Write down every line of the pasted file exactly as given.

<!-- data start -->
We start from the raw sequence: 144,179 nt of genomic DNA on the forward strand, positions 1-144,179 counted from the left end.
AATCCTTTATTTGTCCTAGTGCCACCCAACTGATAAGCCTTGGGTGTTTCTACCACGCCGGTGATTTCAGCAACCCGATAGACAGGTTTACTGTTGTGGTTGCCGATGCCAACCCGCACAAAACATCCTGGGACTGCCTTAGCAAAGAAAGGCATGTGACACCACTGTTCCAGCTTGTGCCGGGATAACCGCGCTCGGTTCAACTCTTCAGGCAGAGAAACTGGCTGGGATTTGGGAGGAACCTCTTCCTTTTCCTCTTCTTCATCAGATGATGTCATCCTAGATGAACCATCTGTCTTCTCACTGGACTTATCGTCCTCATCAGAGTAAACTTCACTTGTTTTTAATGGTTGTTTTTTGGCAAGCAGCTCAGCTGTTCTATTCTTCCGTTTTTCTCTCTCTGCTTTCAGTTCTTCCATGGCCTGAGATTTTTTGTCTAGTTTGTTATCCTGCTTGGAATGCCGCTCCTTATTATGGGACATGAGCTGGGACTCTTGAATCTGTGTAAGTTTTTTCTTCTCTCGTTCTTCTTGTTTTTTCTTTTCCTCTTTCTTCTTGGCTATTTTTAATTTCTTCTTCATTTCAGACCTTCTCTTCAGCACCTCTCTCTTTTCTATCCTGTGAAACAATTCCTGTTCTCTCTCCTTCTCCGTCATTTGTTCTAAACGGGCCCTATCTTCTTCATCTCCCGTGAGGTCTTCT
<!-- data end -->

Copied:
We start from the raw sequence: 144,179 nt of genomic DNA on the forward strand, positions 1-144,179 counted from the left end.
AATCCTTTATTTGTCCTAGTGCCACCCAACTGATAAGCCTTGGGTGTTTCTACCACGCCGGTGATTTCAGCAACCCGATAGACAGGTTTACTGTTGTGGTTGCCGATGCCAACCCGCACAAAACATCCTGGGACTGCCTTAGCAAAGAAAGGCATGTGACACCACTGTTCCAGCTTGTGCCGGGATAACCGCGCTCGGTTCAACTCTTCAGGCAGAGAAACTGGCTGGGATTTGGGAGGAACCTCTTCCTTTTCCTCTTCTTCATCAGATGATGTCATCCTAGATGAACCATCTGTCTTCTCACTGGACTTATCGTCCTCATCAGAGTAAACTTCACTTGTTTTTAATGGTTGTTTTTTGGCAAGCAGCTCAGCTGTTCTATTCTTCCGTTTTTCTCTCTCTGCTTTCAGTTCTTCCATGGCCTGAGATTTTTTGTCTAGTTTGTTATCCTGCTTGGAATGCCGCTCCTTATTATGGGACATGAGCTGGGACTCTTGAATCTGTGTAAGTTTTTTCTTCTCTCGTTCTTCTTGTTTTTTCTTTTCCTCTTTCTTCTTGGCTATTTTTAATTTCTTCTTCATTTCAGACCTTCTCTTCAGCACCTCTCTCTTTTCTATCCTGTGAAACAATTCCTGTTCTCTCTCCTTCTCCGTCATTTGTTCTAAACGGGCCCTATCTTCTTCATCTCCCGTGAGGTCTTCT